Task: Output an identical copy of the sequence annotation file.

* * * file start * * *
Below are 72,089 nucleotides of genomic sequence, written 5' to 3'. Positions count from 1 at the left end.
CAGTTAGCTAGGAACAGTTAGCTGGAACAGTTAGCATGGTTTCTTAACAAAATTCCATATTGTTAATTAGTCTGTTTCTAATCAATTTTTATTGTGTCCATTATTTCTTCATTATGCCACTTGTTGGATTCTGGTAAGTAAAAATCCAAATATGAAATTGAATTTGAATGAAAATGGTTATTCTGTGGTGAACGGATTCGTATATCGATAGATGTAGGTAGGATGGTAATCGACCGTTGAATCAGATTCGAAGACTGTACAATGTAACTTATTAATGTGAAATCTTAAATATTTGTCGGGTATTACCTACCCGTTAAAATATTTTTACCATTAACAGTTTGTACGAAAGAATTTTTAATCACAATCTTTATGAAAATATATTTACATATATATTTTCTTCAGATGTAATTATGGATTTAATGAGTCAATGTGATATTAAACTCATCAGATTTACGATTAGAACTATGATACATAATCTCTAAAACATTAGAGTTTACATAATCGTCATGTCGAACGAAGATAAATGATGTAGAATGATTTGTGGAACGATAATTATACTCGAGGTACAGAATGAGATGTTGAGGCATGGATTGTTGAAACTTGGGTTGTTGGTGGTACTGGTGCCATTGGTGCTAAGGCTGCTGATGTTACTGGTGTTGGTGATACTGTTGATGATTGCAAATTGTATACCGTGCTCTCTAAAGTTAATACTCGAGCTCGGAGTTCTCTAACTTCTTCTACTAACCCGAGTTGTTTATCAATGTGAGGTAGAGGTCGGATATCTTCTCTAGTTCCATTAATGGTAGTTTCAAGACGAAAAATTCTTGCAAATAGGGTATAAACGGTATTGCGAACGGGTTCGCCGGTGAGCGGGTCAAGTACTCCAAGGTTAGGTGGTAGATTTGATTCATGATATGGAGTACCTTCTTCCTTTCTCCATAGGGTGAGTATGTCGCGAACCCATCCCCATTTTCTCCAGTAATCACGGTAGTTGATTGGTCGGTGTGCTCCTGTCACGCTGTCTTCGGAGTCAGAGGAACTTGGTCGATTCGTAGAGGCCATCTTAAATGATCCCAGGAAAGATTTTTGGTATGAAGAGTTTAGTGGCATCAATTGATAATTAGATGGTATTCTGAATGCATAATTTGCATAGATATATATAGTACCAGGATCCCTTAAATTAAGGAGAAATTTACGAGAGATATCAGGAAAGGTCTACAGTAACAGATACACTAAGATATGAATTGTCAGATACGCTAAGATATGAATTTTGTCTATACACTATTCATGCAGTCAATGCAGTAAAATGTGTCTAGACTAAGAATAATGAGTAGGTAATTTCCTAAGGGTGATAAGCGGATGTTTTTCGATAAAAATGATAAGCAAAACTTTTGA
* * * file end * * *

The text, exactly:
Below are 72,089 nucleotides of genomic sequence, written 5' to 3'. Positions count from 1 at the left end.
CAGTTAGCTAGGAACAGTTAGCTGGAACAGTTAGCATGGTTTCTTAACAAAATTCCATATTGTTAATTAGTCTGTTTCTAATCAATTTTTATTGTGTCCATTATTTCTTCATTATGCCACTTGTTGGATTCTGGTAAGTAAAAATCCAAATATGAAATTGAATTTGAATGAAAATGGTTATTCTGTGGTGAACGGATTCGTATATCGATAGATGTAGGTAGGATGGTAATCGACCGTTGAATCAGATTCGAAGACTGTACAATGTAACTTATTAATGTGAAATCTTAAATATTTGTCGGGTATTACCTACCCGTTAAAATATTTTTACCATTAACAGTTTGTACGAAAGAATTTTTAATCACAATCTTTATGAAAATATATTTACATATATATTTTCTTCAGATGTAATTATGGATTTAATGAGTCAATGTGATATTAAACTCATCAGATTTACGATTAGAACTATGATACATAATCTCTAAAACATTAGAGTTTACATAATCGTCATGTCGAACGAAGATAAATGATGTAGAATGATTTGTGGAACGATAATTATACTCGAGGTACAGAATGAGATGTTGAGGCATGGATTGTTGAAACTTGGGTTGTTGGTGGTACTGGTGCCATTGGTGCTAAGGCTGCTGATGTTACTGGTGTTGGTGATACTGTTGATGATTGCAAATTGTATACCGTGCTCTCTAAAGTTAATACTCGAGCTCGGAGTTCTCTAACTTCTTCTACTAACCCGAGTTGTTTATCAATGTGAGGTAGAGGTCGGATATCTTCTCTAGTTCCATTAATGGTAGTTTCAAGACGAAAAATTCTTGCAAATAGGGTATAAACGGTATTGCGAACGGGTTCGCCGGTGAGCGGGTCAAGTACTCCAAGGTTAGGTGGTAGATTTGATTCATGATATGGAGTACCTTCTTCCTTTCTCCATAGGGTGAGTATGTCGCGAACCCATCCCCATTTTCTCCAGTAATCACGGTAGTTGATTGGTCGGTGTGCTCCTGTCACGCTGTCTTCGGAGTCAGAGGAACTTGGTCGATTCGTAGAGGCCATCTTAAATGATCCCAGGAAAGATTTTTGGTATGAAGAGTTTAGTGGCATCAATTGATAATTAGATGGTATTCTGAATGCATAATTTGCATAGATATATATAGTACCAGGATCCCTTAAATTAAGGAGAAATTTACGAGAGATATCAGGAAAGGTCTACAGTAACAGATACACTAAGATATGAATTGTCAGATACGCTAAGATATGAATTTTGTCTATACACTATTCATGCAGTCAATGCAGTAAAATGTGTCTAGACTAAGAATAATGAGTAGGTAATTTCCTAAGGGTGATAAGCGGATGTTTTTCGATAAAAATGATAAGCAAAACTTTTGA